MADISON, Wis. (AP) - Wisconsin conservationists hope to get at least a glimpse this week of the state Department of Natural Resources' plans to implement dramatic cuts to the agency's stewardship program, the key mechanism for preserving land.
DNR officials are slated to brief the Natural Resources Board at a meeting Wednesday at a Baraboo hotel. Typically, the board's agenda contains extensive background on proposals, but the stewardship discussion isn't an actionable item and its description doesn't offer any details.
DNR officials and Natural Resources Board Chairman Preston Cole didn't immediately return messages Monday. Neither did the chairman of the Stewardship Advisory Council, which advises the DNR on stewardship policy.
Mike Carlson, government relations director for Gathering Waters Conservancy, sits on the council. He said DNR staff has had what he called "preliminary discussions" with the council outlining the cuts but have revealed few specifics on implementation.
"They're really in the decision-making process internally," Carlson said. "We'll certainly be tracking this stuff."
The stewardship program, implemented in 1989, authorizes the DNR to borrow money for land purchases, boat landing repair, property development and grants to conservancy organizations. The Legislative Fiscal Bureau has estimated 1.5 million acres are currently in stewardship.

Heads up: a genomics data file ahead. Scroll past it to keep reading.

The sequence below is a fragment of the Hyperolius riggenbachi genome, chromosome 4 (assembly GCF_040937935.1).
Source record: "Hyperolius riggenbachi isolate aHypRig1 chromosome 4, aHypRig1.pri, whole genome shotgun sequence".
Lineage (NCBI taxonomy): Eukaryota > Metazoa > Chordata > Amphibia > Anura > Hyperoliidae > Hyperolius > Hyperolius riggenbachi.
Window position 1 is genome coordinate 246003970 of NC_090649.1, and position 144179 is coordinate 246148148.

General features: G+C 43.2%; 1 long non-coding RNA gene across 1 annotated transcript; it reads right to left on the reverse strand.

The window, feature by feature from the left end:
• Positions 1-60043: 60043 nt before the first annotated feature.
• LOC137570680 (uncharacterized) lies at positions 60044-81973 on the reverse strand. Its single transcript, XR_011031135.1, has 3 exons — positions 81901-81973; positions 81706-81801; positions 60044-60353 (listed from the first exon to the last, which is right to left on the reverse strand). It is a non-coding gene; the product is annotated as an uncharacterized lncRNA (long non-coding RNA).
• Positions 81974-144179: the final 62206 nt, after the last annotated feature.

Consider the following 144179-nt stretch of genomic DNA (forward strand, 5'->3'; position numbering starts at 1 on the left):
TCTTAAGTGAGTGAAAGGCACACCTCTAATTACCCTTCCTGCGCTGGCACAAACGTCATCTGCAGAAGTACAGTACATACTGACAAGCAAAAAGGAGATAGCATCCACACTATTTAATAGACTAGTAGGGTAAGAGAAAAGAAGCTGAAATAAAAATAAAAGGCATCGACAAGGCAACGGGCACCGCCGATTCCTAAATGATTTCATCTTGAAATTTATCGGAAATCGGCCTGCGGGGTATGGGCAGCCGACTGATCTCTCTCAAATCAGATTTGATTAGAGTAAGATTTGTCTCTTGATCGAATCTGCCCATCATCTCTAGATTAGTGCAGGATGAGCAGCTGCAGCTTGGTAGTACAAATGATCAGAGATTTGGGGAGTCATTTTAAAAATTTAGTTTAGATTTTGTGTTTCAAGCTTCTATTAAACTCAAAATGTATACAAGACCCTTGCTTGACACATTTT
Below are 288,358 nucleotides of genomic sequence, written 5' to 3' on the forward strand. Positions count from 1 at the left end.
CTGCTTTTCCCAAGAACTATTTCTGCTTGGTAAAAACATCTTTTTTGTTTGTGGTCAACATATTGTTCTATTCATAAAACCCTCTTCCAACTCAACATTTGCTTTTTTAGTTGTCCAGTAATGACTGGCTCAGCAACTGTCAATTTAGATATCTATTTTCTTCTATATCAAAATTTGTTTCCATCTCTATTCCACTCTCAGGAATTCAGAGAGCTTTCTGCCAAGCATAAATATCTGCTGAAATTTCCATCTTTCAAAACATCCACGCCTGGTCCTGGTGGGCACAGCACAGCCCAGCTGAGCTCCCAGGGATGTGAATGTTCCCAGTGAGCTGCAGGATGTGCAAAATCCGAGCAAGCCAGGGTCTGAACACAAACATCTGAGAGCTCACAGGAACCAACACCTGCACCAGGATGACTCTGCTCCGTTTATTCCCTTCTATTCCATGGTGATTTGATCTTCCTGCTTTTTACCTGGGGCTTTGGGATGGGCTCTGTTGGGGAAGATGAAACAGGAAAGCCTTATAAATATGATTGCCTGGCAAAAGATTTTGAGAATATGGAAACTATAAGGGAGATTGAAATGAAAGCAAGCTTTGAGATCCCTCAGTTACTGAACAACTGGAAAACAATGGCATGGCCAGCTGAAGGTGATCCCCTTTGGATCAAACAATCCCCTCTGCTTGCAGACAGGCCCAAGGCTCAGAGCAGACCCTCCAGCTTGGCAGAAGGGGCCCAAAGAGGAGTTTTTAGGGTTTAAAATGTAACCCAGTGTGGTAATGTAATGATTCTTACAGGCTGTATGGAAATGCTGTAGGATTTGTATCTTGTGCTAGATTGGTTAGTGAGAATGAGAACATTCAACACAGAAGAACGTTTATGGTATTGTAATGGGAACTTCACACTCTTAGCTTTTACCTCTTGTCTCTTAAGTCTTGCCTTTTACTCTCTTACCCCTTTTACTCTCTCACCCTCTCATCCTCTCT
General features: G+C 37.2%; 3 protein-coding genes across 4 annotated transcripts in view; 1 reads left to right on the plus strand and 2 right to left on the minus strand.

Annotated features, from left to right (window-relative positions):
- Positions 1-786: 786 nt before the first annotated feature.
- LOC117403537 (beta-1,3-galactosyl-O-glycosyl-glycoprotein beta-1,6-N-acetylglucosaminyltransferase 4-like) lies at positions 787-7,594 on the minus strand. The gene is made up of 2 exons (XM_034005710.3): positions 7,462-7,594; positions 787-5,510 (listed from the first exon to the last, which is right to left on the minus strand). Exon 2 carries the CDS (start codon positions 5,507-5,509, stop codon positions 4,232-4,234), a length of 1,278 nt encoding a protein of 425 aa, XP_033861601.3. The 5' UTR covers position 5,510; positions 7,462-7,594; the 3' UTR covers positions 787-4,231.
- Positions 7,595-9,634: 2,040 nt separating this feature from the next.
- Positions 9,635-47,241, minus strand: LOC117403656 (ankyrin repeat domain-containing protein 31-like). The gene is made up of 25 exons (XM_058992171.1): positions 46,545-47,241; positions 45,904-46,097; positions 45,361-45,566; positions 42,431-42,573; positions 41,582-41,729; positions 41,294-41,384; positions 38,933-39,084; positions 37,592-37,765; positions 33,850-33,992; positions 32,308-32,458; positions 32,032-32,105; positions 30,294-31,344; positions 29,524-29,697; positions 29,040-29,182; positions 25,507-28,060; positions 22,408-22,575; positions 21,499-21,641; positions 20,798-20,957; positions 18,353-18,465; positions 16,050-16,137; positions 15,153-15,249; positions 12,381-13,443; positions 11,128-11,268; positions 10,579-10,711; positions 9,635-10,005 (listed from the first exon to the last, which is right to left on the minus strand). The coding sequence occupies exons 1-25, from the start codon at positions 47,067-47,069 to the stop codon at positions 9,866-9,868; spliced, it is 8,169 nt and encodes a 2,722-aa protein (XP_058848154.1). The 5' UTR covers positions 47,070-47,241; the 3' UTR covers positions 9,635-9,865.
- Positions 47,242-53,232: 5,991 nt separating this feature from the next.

Republicans have long criticized the program, saying it removes land from the tax rolls, closes too much stewardship land to hunting and fishing and runs up spectacular debt. The fiscal bureau this spring estimated the state will have to pay $91 million in debt service for stewardship purchases in 2013-14 and $94.5 million in 2014-15.
The 2013-15 state budget that Republican Gov. Scott Walker signed in June scaled the program back dramatically. The budget reduced stewardship borrowing authority for land acquisition and development from $60 million annually to $47.5 million in the budget's first year, $54.5 million in the second and $50 million each year after that through mid-2020.
The budget also caps the amount of stewardship land the DNR can own directly at 1.9 million acres, prohibits the DNR from buying any land outside existing project boundaries without approval from the Legislature's powerful Joint Finance Committee and directs the agency to sell 10,000 acres by mid-2017.
The changes could spare the state up to $98 million in debt service by mid-2020, according to the fiscal bureau.
Republican lawmakers say the reductions establish a balance between environmental and fiscal responsibility. Democrats and conservationists say the moves will cripple the program.
Some conservation groups already are rethinking donating land to the DNR, fearful the agency may sell it off, Carlson said.
Shahla Warner, director of the Sierra Club's Wisconsin chapter, said she hasn't heard anything about the DNR's implementation plan. The chapter's conservation committee chairman, Will Stahl, is planning to attend the Baraboo meeting, Warner said.
Warner lamented the stewardship reductions, saying it makes more sense to buy land now when interest rates are low. She also raised questions about whether the sell-off mandate could create windfalls for Republican supporters looking to buy real estate.
"Ten thousand acres may not seem like much, but I've seen plenty of winners and losers in the Walker administration. Is someone going to be rewarded with some sweet land deal?" she said. "It just seems really unfortunate to be looking at (the program) as a liability rather than a huge asset to Wisconsin."
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